Stress has a tendency to unravel us. When we have a heavy load of homework in our classes or one thing or another to worry about, the weight of it all is overwhelming. We have this propensity to sink into ourselves, our mind constantly meandering away from reality and our eyes oblivious to what is around us. We become wrapped up in our work, our thoughts, our fears. And we begin to forget the little things that fuel us.
But when I was studying the other day, entrenched in a lab report, I heard a man call to the janitor in the building, “Do you have little kids?” The confused janitor was reticent in his reply, but after a beat, he said yes. The man then said, “Do you want a basketball hoop?”, indicating a small basketball hoop tall enough for a five or six-year-old, then mentioning he didn’t need it. And the janitor replied that “yes,” yes he would. The man left shortly thereafter and I thought about the janitor going home and surprising his kids with that little basketball hoop and his kids being so excited.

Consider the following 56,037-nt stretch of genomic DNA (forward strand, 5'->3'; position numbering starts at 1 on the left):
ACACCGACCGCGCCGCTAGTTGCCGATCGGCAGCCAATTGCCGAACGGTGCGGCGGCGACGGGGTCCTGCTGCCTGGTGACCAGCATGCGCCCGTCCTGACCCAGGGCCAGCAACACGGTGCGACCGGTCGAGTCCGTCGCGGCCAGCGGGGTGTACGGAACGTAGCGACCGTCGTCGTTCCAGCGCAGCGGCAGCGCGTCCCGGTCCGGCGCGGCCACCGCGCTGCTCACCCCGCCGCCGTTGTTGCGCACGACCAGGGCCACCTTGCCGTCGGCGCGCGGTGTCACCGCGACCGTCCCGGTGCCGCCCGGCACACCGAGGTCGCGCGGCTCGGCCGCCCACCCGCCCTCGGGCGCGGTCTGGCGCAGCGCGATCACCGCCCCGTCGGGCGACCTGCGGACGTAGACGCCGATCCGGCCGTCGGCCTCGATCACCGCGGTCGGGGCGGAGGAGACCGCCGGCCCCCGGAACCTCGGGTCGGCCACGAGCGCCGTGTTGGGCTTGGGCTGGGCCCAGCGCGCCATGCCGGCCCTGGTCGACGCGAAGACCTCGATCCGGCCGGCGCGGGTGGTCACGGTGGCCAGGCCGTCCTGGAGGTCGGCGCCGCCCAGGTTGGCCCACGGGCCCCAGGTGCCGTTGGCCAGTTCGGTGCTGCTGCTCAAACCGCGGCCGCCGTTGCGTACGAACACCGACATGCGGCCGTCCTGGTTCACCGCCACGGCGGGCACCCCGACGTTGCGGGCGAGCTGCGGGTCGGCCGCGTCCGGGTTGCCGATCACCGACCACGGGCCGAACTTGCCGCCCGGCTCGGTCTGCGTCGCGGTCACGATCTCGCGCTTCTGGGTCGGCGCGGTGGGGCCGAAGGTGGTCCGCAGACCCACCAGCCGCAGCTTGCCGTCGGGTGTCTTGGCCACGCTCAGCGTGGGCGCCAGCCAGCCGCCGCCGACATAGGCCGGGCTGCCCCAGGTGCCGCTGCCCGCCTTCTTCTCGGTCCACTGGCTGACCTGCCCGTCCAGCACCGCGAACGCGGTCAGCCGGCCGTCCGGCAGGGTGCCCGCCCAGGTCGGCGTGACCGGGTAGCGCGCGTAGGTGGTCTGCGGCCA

It wasn’t a big thing. But since arriving at Ohio State, I have broadened my perspective of “the big picture” very much—education reform, feminism, and politics, all on a state, national, or international level. Alternatively, I have also narrowed my focuses on sights far too small, like the wonder that is MyMathLab or Economics projects. This is a slightly weird combination of focuses that only college students can truly achieve. However, ironically, sometimes the big picture is so big and the small picture is so small that you forget what kindness is day-to-day. You forget to look out for your friends and classmates and mom before saving the world. You forget to see the small sacrifices people make for you when you’re busy racing for that 4 a.m. deadline. You forget what everyday kindness is—nothing out of the ordinary, but something full of sincerity. And that is what we need.
What that man did didn’t achieve world peace or solve global warming. It wasn’t the kindest thing I’ve seen been done before. But it was nice that it wasn’t about magnitude—he just made a few little kids presumably very happy in the timely, everyday way that he could.
And I realized that things like this are what fuel me. They make me believe in people.
So I am challenging you now to find these ordinary acts of insurmountable kindness, to find reasons to be happy and optimistic about the world in the smallest sense, even when it seems like you have no time or energy to breathe or think. And I challenge you to respond with everyday kindness as well, to realize that you don’t have to go so out of your way to make someone’s day.
A wonderful example of everyday kindness.